Oracle RDBMS

Oracle database is a relational DBMS that has extended the relational model to an object-relational model, to store business models in an RDBMS. Database Schema: Database schema is a collection of logical data structures Table: It represents the real-world entity and can have integrity constraints on columns Index: Data Access: Structured Query Language (SQL): Oracle RDBMS uses PL/SQL which is an extension which helps store application logic in the DB itself Transaction Management: Oracle RDBMS supports multiuser concurrency. Transaction: Data Concurrency: Oracle RDBMS enforces a statement-level and transaction-level read consistency. This is done to avoid the dirty read problem and based on the level of consistency, DBMS guarantees data returning from the single or multiple queries is consistent and committed. Oracle RDBMS is a set of physical structures like files and applications inside a single physical database can interact with multiple logical databases.

Oracle RDBMS has multitenant architecture, Sharding Architecture: Partition horizontally across multiple physical Oracle RDBMS. Useful for OLTP applications. After sharding, every database(shard) has a dedicated server and resources - CPU, flash, disk and memory and together they make up a single logical database.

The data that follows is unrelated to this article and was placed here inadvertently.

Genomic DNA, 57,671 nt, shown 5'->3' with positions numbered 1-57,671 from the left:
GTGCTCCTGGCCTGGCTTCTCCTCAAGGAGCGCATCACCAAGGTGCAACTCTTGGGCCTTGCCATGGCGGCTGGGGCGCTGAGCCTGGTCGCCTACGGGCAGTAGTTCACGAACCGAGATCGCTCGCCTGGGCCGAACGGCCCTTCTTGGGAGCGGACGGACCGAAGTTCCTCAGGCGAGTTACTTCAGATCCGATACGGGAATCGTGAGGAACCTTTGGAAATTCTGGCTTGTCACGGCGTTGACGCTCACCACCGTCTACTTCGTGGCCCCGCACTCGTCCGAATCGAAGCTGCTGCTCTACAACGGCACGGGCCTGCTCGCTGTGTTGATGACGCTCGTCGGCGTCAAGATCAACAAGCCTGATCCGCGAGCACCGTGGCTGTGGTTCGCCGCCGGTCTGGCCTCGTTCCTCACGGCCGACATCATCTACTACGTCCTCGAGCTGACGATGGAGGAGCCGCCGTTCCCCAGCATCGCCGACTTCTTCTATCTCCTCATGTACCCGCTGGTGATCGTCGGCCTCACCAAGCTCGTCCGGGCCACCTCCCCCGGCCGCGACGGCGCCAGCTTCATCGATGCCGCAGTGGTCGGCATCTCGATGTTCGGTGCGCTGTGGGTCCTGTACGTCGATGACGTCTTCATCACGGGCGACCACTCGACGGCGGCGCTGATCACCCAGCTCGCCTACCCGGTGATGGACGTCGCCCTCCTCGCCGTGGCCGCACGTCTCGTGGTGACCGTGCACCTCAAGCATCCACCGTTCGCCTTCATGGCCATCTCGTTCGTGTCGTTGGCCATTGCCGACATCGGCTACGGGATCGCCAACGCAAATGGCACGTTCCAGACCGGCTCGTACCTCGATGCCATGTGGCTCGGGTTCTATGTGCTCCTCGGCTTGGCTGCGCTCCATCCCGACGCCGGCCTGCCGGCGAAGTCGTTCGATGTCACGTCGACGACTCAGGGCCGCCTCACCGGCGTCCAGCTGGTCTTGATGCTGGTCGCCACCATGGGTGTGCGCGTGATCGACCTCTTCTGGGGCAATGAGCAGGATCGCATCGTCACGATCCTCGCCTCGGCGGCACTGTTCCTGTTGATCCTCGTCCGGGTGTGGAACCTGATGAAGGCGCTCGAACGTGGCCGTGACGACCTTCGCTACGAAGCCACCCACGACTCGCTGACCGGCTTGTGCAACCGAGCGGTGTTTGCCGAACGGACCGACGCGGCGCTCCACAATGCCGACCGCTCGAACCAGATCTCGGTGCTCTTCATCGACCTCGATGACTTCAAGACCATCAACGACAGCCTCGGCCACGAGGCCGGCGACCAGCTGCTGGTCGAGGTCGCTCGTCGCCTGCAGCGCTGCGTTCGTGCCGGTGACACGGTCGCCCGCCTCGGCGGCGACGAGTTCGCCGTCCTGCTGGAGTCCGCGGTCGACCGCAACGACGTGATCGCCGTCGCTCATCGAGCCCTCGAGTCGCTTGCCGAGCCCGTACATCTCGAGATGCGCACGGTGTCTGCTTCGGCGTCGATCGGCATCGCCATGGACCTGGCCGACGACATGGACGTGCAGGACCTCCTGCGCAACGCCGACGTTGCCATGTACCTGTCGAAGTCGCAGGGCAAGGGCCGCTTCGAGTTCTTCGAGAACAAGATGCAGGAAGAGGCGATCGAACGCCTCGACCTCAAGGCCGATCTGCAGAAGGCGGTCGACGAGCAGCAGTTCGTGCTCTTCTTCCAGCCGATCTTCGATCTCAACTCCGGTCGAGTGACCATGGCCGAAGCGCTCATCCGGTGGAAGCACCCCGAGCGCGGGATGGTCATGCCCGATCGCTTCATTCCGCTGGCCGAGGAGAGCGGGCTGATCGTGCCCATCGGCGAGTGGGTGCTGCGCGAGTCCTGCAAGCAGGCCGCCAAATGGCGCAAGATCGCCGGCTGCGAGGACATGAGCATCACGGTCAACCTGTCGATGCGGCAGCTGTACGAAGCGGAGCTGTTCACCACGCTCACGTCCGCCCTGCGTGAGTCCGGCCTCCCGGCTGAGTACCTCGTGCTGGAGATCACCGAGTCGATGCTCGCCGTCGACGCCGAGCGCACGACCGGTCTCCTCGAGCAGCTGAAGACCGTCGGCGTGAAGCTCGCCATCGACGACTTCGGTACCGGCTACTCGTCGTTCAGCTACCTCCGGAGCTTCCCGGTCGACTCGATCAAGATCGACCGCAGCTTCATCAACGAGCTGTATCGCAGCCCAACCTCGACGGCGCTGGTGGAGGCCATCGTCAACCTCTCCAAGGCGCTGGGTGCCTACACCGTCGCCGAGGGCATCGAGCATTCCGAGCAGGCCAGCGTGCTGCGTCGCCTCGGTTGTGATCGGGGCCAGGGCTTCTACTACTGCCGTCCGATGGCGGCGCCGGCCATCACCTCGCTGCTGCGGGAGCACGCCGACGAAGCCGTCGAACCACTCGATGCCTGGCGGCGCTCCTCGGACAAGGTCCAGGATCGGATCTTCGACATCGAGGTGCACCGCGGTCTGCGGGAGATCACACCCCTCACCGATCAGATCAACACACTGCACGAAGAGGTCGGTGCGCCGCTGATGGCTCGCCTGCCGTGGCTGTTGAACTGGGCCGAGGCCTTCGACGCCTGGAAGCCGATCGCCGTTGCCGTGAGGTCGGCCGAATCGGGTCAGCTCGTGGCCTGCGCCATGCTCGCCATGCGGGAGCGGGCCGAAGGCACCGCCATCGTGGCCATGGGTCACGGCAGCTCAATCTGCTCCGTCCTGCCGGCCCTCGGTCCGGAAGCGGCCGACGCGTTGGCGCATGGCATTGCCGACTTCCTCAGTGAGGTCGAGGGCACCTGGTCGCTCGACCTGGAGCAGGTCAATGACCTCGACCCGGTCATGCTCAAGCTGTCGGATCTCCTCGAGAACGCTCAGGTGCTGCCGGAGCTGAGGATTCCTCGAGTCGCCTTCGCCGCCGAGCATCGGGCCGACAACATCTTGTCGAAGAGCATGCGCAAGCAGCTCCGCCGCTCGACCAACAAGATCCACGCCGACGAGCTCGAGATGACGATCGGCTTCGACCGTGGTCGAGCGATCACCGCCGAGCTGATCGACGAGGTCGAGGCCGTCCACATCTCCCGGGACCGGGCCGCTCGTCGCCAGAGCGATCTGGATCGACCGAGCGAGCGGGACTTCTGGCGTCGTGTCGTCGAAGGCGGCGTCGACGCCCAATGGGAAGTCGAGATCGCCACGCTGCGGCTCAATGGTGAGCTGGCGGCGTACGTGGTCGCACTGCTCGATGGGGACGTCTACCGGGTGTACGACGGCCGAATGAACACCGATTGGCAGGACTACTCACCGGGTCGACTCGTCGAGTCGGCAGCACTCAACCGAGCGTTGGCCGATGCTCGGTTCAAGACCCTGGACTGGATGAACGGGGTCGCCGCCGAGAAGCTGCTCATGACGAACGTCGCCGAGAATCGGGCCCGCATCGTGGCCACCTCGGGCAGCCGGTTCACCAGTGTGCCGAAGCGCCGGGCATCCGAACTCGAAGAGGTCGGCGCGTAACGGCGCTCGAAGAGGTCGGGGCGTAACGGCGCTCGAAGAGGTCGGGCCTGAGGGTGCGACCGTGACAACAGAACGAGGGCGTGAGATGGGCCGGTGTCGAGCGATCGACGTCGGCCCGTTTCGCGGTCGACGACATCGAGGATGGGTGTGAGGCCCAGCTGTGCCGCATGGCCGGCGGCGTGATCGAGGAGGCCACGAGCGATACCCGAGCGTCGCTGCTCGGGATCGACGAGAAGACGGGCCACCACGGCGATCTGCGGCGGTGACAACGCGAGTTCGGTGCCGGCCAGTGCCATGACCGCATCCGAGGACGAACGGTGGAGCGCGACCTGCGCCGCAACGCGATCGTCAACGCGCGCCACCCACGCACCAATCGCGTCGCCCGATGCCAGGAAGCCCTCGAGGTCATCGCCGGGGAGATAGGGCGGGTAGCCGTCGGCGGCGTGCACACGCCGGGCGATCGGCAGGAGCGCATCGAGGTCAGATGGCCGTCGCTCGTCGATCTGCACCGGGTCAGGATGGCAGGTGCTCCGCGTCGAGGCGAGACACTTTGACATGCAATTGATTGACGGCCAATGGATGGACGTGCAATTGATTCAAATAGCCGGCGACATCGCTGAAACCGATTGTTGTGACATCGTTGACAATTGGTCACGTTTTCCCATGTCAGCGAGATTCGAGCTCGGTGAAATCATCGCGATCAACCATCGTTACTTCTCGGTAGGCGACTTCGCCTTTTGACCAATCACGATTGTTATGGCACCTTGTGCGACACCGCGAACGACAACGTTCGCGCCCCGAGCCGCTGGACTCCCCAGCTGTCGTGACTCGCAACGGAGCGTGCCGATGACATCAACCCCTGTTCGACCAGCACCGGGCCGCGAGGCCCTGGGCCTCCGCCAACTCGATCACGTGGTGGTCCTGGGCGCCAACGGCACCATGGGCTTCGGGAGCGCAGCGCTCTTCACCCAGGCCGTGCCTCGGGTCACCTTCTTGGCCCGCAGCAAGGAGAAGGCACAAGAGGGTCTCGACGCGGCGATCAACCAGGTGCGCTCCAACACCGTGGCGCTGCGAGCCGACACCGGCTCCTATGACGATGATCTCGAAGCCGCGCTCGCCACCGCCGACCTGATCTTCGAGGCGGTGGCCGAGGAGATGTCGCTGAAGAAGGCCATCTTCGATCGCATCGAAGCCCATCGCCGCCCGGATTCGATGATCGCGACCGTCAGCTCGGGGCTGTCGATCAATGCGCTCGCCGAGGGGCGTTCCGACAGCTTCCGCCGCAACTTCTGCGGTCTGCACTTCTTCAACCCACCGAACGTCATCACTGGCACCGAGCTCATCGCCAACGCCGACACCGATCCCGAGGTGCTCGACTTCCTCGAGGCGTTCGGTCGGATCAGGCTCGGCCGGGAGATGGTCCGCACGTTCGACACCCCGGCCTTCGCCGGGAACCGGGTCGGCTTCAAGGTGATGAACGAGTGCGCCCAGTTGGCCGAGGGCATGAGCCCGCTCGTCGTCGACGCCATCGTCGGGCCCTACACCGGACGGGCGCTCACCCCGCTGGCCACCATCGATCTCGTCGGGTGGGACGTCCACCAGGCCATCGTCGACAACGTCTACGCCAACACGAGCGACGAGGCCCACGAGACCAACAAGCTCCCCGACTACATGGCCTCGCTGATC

Database Storage Structures : Physical Storage Structures: Files storing data on the disk Data files: Oracle RDBMS stores data for logical database structures on physical files Control files: Contains metadata about the physical structure of the database like file locations Online redo log files: consists of redo entries that record changes made to data Local Storage Structures : Data blocks: it represents the number of bytes on disk Extent: number of continuous logical data blocks in a single allocation Segments: number of extents allocated for an object like table or index Tablespaces: a logical container for segments Oracle RDBMS Processes: Client processes, background processes, server processes


In 1977, Larry Ellison, Robert Miner, and Ed Oates founded Software Development Laboratories, which was hired by the United States Central Intelligence Agency (CIA) in order to write a new database system based upon SQL. This system came to be known as Oracle. The company changed its name to Relational Software, Inc. in 1979 and then to Oracle Systems Corporation in 1982.

Query Interface


Oracle follows the industry-accepted standards for SQL. Oracle SQL has many extensions to standard SQL language to provide additional statements. Oracle RDBMS processes SQL statements using a query optimizer which generates execution plans based on access paths and statistics.